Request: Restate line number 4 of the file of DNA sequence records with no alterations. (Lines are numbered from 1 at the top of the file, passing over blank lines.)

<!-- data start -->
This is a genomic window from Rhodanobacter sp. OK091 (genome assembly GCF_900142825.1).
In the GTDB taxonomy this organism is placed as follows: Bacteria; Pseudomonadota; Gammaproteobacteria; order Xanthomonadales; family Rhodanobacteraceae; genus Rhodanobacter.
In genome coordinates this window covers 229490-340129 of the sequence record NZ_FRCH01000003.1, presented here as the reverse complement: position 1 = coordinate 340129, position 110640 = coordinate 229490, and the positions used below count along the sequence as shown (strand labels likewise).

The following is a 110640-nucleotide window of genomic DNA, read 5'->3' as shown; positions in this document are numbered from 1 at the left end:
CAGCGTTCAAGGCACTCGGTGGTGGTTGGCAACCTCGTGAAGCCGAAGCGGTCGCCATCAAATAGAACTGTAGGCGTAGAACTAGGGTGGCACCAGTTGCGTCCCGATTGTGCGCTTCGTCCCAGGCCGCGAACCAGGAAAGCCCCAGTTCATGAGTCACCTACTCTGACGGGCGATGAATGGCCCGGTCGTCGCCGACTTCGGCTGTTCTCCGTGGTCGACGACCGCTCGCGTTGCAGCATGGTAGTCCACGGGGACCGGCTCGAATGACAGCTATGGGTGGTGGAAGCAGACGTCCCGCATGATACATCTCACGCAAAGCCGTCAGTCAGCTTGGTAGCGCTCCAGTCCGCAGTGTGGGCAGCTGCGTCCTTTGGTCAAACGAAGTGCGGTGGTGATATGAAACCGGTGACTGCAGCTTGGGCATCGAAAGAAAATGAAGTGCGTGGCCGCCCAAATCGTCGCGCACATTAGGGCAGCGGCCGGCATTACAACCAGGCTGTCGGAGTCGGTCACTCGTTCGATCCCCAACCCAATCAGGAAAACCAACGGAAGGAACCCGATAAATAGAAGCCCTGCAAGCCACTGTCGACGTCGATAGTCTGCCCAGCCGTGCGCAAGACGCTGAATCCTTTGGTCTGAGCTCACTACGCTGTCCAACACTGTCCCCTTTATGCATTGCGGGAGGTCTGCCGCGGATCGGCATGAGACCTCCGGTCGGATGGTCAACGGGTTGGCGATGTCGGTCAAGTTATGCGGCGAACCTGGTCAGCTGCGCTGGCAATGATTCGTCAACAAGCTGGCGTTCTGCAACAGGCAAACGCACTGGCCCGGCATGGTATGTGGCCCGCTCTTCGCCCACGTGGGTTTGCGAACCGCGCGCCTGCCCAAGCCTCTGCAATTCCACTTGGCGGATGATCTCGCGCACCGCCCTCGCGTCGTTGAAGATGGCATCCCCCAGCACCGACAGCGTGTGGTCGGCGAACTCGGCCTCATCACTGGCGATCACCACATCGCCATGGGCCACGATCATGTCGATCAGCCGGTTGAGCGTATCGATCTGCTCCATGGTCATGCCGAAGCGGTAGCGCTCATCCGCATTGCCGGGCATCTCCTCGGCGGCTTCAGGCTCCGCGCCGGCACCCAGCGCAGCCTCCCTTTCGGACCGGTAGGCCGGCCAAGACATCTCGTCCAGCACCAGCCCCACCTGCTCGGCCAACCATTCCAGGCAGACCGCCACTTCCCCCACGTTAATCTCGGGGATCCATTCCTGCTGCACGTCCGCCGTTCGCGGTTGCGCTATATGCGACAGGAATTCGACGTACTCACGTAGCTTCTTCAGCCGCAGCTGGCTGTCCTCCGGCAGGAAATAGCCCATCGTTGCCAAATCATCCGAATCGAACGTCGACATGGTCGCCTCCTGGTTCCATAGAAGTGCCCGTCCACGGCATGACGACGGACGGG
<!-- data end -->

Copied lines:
The following is a 110640-nucleotide window of genomic DNA, read 5'->3' as shown; positions in this document are numbered from 1 at the left end: